DU to Open Collegiate Recovery Community this Fall
In a move to provide more support for students recovering from substance use disorders, the University of Denver will open a Collegiate Recovery Community (CRC) at the start of the fall quarter during Discoveries Orientation and Welcome Week. The opening also coincides with National Recovery Month.
The new center, located at 1931 S. York St., will serve as a home base for students in recovery and members of the DU community whose lives have been impacted by addiction.
The CRC — an outreach of DU’s Health and Counseling Center — is not an addiction treatment center, but rather a place for the DU community to celebrate recovery and honor the stories of those who have been impacted by addiction. The goal of the program is to provide support, prevent relapse and promote academic performance. Students will be able to engage with and seek support from others fighting the same battles; they also will have access to supportive faculty and staff members on campus.
“Alcohol and other drug use is not a new issue on college campuses, and neither is recovery,” said Dylan Dunn, CRC coordinator. “Knowing the prevalence of alcohol and other drug use on college campuses and understanding the severity of the opioid crisis nationally and in Colorado, conversations began for the need for services for those in recovery from a disordered relationship with alcohol and other drugs. This reality hit home last year with the loss of one of our own students to an overdose.”
According to one study, 31.6 percent of college students meet the criteria for a substance use disorder, while 6 percent meet the criteria for having a diagnosis of alcohol dependence. Another research study also found that students who are active in collegiate recovery programs have higher rates of retention and graduation and higher GPAs than the average student at their institution, and 92 percent of students involved in a CRC maintain their recovery.
DU’s CRC will offer a community lounge, alcohol-and drug-free social events, support meetings, peer mentoring, and educational seminars and events. The services are intended to create a supportive community, where students in recovery are supported in their unique needs and also are fully included in the campus community and able to access a rewarding and successful college experience. Additionally, the Health and Counseling Center will partner with Housing and Residential Education to offer recovery and sober housing for DU students starting in fall 2019.
“Where the collegiate culture at many American institutions allows stigma, shame and avoidance to shape the experiences of these students, we have taken a step forward to communicate to these students — and those who have felt the impact of addiction in other ways — that DU welcomes them and seeks to provide them with the space and community that will empower them to succeed,” Dunn said.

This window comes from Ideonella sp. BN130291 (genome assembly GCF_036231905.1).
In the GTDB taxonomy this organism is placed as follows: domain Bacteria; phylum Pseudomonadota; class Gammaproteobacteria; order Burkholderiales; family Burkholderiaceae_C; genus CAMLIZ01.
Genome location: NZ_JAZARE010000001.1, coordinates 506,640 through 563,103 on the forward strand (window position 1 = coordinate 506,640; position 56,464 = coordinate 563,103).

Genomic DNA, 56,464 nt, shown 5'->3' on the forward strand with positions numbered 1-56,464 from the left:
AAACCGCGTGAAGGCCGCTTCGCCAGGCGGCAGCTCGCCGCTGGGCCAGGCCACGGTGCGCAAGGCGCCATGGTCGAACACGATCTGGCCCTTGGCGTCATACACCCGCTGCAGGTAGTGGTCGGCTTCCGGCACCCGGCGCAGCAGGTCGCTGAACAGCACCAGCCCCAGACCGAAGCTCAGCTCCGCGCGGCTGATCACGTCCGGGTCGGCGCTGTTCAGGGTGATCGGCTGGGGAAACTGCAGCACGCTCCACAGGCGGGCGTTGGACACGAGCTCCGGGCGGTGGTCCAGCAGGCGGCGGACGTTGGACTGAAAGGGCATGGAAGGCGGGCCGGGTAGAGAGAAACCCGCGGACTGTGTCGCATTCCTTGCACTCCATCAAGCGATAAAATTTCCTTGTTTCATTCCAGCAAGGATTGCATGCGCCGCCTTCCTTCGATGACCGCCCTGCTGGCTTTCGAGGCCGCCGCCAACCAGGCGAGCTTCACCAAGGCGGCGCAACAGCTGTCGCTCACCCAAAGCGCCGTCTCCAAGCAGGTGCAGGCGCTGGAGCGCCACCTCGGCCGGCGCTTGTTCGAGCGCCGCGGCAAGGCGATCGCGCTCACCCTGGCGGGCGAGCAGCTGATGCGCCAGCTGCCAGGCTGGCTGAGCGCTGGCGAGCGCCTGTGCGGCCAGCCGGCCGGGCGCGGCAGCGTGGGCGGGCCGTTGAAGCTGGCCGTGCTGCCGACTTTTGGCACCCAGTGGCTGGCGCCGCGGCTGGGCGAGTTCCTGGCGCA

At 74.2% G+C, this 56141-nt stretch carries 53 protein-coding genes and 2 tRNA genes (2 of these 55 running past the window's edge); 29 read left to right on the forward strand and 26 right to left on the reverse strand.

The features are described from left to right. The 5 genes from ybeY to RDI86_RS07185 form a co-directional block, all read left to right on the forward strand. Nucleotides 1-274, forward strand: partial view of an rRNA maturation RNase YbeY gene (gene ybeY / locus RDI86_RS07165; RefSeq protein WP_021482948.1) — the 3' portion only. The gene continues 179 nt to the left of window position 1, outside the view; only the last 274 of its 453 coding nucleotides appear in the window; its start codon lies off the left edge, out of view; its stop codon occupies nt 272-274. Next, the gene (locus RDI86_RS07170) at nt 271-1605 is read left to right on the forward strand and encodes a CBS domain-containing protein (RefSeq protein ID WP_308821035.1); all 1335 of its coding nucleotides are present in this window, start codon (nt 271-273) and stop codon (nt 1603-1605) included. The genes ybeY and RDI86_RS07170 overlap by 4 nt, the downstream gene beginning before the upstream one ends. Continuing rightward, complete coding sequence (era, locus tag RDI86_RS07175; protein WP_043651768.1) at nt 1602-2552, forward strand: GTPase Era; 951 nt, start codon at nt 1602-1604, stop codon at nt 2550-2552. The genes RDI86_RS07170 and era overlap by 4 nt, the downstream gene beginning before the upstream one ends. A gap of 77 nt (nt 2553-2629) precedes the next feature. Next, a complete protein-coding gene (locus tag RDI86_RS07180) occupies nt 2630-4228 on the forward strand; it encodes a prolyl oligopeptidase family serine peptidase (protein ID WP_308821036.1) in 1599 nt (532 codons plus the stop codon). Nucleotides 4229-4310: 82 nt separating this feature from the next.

The CRC is open to students looking to find a community free of alcohol and other drugs. Some CRC meetings will be specifically for DU community members in recovery. Others will be open to anyone invested in creating a recovery-supportive culture at DU.
The one condition for participation in the CRC is the expectation of 48 hours of sobriety prior to attending a program or utilizing the space — a policy created to support the recovery of students in the CRC.
Historically, Dunn says, the Health and Counseling Center has provided alcohol and drug education as well as substance use counseling services. The center was looking to provide more comprehensive support services, and as a result began to research and benchmark premier recovery programs on college campuses.
According to Dunn, CRCs are recognized as a best practice in supporting students in recovery. Only 6 percent of four-year universities and seven out of 18 of DU’s peer institutions have developed a CRC or similar recovery support services. Those seven institutions include: The George Washington University, University of Colorado, The University of Vermont, Texas Christian University, Gonzaga University, Southern Methodist University and Santa Clara University.
In addition to education and support, DU’s CRC hopes to provide scholarships for students in recovery, further contribute to the mission of inclusive excellence by addressing inequities within the recovery community, bring students to national conferences and events focused on recovery, and eventually provide on-campus recovery housing.
The support for DU’s CRC has been strong, Dunn says. Where many institutions take years to feel comfortable truly supporting students in recovery, he says, DU wants to be among the leaders in collegiate recovery.
“The main difference between the CRC at DU and collegiate recovery supports nationwide is the speed at which this resource has been created and organized. Most programs function for up to five years before they have any institutional support, professional staff or dedicated space. We are fortunate and unique to be starting with all of those things,” Dunn said. “With the creation of this community, we are excited to be able to move closer to our goal of providing a truly inclusive range of support services to all our students.”
Dunn adds that while the primary focus of the CRC’s efforts will be supporting undergraduate and graduate students, the center always is seeking and appreciative of staff, faculty and alumni who are interested in serving as mentors, sponsors or role models.
“Not only do we believe that programs like the CRC are practically important, we believe that, maybe more importantly, they communicate that DU is dedicated to boldly supporting its students and reshaping culture in the face of deeply rooted stigma,” Dunn said. “I believe that programs like CRCs speak volumes about the level of courage a university has when it comes to supporting its students.”
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